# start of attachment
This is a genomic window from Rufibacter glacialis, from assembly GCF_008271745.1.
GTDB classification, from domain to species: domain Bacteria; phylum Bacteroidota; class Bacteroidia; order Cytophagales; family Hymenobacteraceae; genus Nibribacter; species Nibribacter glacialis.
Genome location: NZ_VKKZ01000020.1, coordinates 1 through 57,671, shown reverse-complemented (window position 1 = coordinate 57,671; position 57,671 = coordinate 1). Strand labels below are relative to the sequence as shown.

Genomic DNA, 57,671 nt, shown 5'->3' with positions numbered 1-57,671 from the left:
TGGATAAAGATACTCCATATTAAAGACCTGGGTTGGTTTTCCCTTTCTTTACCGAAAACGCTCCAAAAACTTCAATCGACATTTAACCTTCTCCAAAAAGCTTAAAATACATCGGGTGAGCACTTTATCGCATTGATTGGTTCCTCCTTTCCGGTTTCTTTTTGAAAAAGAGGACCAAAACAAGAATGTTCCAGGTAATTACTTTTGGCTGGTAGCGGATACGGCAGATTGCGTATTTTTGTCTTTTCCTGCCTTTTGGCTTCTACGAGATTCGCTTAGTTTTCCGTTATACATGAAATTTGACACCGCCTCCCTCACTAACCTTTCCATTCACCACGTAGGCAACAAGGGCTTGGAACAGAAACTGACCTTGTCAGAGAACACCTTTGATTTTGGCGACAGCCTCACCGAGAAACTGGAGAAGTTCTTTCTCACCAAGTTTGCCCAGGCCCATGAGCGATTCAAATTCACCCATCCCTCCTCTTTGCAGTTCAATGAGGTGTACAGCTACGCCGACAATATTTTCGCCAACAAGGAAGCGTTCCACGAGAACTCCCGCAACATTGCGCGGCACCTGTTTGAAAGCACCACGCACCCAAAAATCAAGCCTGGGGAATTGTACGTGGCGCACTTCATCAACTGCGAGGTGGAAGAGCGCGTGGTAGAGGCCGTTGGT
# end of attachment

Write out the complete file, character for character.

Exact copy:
This is a genomic window from Rufibacter glacialis, from assembly GCF_008271745.1.
GTDB classification, from domain to species: domain Bacteria; phylum Bacteroidota; class Bacteroidia; order Cytophagales; family Hymenobacteraceae; genus Nibribacter; species Nibribacter glacialis.
Genome location: NZ_VKKZ01000020.1, coordinates 1 through 57,671, shown reverse-complemented (window position 1 = coordinate 57,671; position 57,671 = coordinate 1). Strand labels below are relative to the sequence as shown.

Genomic DNA, 57,671 nt, shown 5'->3' with positions numbered 1-57,671 from the left:
TGGATAAAGATACTCCATATTAAAGACCTGGGTTGGTTTTCCCTTTCTTTACCGAAAACGCTCCAAAAACTTCAATCGACATTTAACCTTCTCCAAAAAGCTTAAAATACATCGGGTGAGCACTTTATCGCATTGATTGGTTCCTCCTTTCCGGTTTCTTTTTGAAAAAGAGGACCAAAACAAGAATGTTCCAGGTAATTACTTTTGGCTGGTAGCGGATACGGCAGATTGCGTATTTTTGTCTTTTCCTGCCTTTTGGCTTCTACGAGATTCGCTTAGTTTTCCGTTATACATGAAATTTGACACCGCCTCCCTCACTAACCTTTCCATTCACCACGTAGGCAACAAGGGCTTGGAACAGAAACTGACCTTGTCAGAGAACACCTTTGATTTTGGCGACAGCCTCACCGAGAAACTGGAGAAGTTCTTTCTCACCAAGTTTGCCCAGGCCCATGAGCGATTCAAATTCACCCATCCCTCCTCTTTGCAGTTCAATGAGGTGTACAGCTACGCCGACAATATTTTCGCCAACAAGGAAGCGTTCCACGAGAACTCCCGCAACATTGCGCGGCACCTGTTTGAAAGCACCACGCACCCAAAAATCAAGCCTGGGGAATTGTACGTGGCGCACTTCATCAACTGCGAGGTGGAAGAGCGCGTGGTAGAGGCCGTTGGT